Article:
Wednesday, April 15, 2009

Are These Your Teeth?

I was in my early twenties working in a nursing home. I enjoyed my time in long term care, I worked as a CNA (Certified Nurse Assistant). That was some of the hardest work I have ever done, and I loved it. I loved learning from the residents, they were so wise and just loved to share their knowledge. What I loved even more were the residents who had Alzheimers. I enjoyed going to "their world" with them. Many times the world they would revert back to was much more pleasant than the current place they were in, in their lives. And joining them there, made it all the better for them.

At this time in my life, I was working night shift. This shift in a nursing home is a very regimented shift. First, make sure everyone that didn't get put to bed on evening shift, is now safely tucked in for the night. Second, start bedcheck; turn, change, potty, offer drink, and anything else they wanted. Third, dump linen, and restock the linen cart. Forth, wash wheel chairs, change out supplies, etc. until the next bedcheck. Bedcheck was every 2 hours. If you were lucky enough your assignment didn't take a whole 2 hours to complete a bedcheck.

During a particular night shift, I was working with a LPN (Licensed Practical Nurse) and a new QMA (Qualified Medical Assistant). The QMA was helping me with bedcheck and the CNA duties. She was still on orientation, as I remember it. We were so lucky this night because we had some down time in between bed checks. She was so excited to be able to sit back put her feet up and read a magazine. Just as I was realizing what she was about to do, I informed her, during the down times we were to clean. Clean wheelchairs, resident rooms, bedside tables, resident closets, dresser drawers, or anything that looked like it needed to be cleaned.

I told the new QMA to head down the hall and brush all the dentures that were sitting on each person's bedside table. I knew that many times the evening shift would take a "short cut" and just put each person's dentures in a cup of cold water, without brushing them. They would just soaked all night. So, the QMA headed down the hall to begin brushing teeth. I started on antoher cleaning project. It wasn't 10 minutes before I saw the QMA coming down the hall with a wash basin. "What'cha doin'?", I asked her. She replied with a simple, "Washing dentures". I quickly learned that she had filled a wash basin with water, placed several tablets of efferdent in the water and then proceeded down the hall to gather the dentures. There were probably 15 sets of dentures sitting in that water soaking up the goodness. She sat down at the table where I was, pulled out ONE toothbrush and some toothpaste. She was so proud she was going to get these dentures so clean and save some time by doing them all at the same time.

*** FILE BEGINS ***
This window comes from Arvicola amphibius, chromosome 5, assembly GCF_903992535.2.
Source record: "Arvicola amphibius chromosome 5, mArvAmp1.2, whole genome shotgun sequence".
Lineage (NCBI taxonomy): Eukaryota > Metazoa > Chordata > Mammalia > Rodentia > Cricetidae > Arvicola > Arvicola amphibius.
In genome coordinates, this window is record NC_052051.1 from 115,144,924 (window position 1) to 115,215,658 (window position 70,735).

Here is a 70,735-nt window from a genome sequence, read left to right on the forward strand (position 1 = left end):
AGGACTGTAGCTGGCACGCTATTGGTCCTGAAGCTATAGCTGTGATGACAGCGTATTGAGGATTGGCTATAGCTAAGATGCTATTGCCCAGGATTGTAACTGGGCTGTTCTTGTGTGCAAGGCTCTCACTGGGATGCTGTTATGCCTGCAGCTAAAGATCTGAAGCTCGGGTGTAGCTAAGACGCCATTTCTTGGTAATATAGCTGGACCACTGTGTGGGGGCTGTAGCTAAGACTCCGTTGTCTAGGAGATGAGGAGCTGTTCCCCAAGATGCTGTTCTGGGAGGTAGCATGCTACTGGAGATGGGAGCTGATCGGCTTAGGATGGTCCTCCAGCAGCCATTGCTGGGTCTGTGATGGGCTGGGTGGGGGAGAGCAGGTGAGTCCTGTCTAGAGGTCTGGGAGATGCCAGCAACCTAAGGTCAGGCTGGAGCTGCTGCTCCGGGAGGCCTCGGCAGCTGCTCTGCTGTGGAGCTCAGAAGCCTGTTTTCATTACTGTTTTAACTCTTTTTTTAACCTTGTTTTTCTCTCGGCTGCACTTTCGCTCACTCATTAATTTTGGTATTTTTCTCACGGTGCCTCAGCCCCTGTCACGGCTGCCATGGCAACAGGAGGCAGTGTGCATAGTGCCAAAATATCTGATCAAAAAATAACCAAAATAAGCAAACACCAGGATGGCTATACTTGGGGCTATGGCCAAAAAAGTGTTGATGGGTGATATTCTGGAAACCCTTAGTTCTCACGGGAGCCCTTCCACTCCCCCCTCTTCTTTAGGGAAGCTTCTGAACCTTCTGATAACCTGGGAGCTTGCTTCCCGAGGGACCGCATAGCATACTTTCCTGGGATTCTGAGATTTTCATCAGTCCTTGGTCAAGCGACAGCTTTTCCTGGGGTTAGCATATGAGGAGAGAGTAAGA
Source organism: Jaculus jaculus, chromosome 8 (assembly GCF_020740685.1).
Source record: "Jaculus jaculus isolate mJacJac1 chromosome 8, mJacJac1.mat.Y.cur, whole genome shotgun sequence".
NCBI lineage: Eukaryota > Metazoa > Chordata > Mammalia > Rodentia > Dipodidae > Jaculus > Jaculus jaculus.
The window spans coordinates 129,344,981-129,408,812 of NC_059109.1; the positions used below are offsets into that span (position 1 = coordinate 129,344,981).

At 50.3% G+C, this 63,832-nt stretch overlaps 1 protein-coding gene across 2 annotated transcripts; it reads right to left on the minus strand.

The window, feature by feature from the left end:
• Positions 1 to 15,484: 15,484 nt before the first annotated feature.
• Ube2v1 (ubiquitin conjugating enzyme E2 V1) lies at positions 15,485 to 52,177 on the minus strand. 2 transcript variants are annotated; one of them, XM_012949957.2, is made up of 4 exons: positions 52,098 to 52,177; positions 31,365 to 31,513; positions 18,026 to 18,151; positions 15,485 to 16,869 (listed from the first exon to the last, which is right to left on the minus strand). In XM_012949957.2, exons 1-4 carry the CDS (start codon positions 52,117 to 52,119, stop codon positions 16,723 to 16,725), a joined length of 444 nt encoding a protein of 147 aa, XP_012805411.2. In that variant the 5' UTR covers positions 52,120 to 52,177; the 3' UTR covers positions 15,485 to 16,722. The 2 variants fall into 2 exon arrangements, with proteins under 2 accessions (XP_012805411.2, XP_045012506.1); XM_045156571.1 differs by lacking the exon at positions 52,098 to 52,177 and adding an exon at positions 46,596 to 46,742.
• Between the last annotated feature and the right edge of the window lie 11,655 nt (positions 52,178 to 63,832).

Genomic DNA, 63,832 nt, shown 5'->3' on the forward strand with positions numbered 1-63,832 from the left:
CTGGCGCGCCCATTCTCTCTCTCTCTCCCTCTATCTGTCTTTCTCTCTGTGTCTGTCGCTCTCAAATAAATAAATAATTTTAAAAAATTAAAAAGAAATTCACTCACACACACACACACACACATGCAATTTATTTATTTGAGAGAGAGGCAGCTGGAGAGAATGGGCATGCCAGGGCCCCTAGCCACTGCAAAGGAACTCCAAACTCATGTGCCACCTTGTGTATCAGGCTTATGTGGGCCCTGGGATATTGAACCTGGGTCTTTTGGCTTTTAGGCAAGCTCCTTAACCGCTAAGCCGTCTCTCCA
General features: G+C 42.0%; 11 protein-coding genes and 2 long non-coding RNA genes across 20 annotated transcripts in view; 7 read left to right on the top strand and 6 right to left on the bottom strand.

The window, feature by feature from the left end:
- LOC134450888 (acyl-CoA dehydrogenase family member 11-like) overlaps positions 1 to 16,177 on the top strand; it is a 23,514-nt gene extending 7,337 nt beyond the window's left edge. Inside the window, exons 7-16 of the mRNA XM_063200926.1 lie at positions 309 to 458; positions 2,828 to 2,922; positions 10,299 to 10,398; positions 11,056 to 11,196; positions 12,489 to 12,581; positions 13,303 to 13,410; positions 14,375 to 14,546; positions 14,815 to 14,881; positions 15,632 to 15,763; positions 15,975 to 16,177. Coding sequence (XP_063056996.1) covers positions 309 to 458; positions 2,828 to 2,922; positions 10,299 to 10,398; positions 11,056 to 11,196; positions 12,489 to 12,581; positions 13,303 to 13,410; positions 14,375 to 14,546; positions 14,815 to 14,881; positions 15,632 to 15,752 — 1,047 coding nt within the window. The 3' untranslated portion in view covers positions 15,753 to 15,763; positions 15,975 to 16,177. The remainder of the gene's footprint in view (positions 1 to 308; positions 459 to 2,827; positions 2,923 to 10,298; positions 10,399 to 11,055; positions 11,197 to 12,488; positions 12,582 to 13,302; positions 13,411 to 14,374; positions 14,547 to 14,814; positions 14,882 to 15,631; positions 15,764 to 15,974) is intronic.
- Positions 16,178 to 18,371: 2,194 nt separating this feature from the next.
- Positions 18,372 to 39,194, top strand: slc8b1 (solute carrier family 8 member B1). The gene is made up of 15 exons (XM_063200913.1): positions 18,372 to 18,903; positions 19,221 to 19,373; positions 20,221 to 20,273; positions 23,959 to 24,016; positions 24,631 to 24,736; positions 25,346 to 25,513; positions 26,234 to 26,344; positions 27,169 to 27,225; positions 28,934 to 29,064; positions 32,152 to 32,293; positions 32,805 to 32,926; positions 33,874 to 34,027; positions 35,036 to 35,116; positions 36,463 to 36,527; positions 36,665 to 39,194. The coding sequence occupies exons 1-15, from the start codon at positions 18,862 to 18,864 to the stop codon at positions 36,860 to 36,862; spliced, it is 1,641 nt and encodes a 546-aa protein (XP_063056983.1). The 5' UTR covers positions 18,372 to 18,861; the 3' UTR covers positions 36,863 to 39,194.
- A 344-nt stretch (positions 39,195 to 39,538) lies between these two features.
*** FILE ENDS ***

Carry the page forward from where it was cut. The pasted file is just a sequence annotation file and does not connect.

I was having trouble trying to process this. I couldn't believe what she had just done!! "You can't do that!", I said, "How would you like to brush your teeth with someone elses tooth brush? Besides that, do you know who all those teeth belong to?" She replied that she did not, while her head just hung. She was realizing what she had just done.

At the time this happened, dentists were not putting a name inside dentures. So, without knowing how to fix this any other way, we went and got more tooth brushes, cleaned each set of dentures individually. Afterwards we spent the rest of the night, fitting dentures, cleaning them, and refitting them.

It was no suprise to me when I learned that this particular QMA only worked in this facility for another few days, then she was gone. I have no idea where she is now, and honestly don't even remember her name. What I hope is this: where ever she works at, I hope she doesn't use the same toothbrush on every resident. I hope she brushes her teeth. And I hope all dentures have names in them, just in case.

Mistakes are made to be learned from. We all certainly learned that night. She learned about sanitation. We all learned that in healthcare, there are no real or safe shortcuts. We also learned one of the arts of denistry. . . denture fitting!

Suggestion. . . .keep up with your dental visits, keep your teeth healthy, brush three times a day, floss at least twice a day and if you do have to have dentures someday. . . make sure your name gets put in them.



  1. OH MY GOSH! I will keep my own teeth, thank you!

  2. Thank you for this interesting story. We do sometimes take things that we think are easy enough to understand for granted. Maybe she has learned from this situation and grown, and not walked away from healthcare.

  3. That is a great story! Hey quick question where did you get this layout...I love it!

  4. Shelze, I get my layouts from They are free and they are amazingly cute! Go check them out!!!
    AND, thanks for reading and committing! I love reading the comments and knowing that people have been here!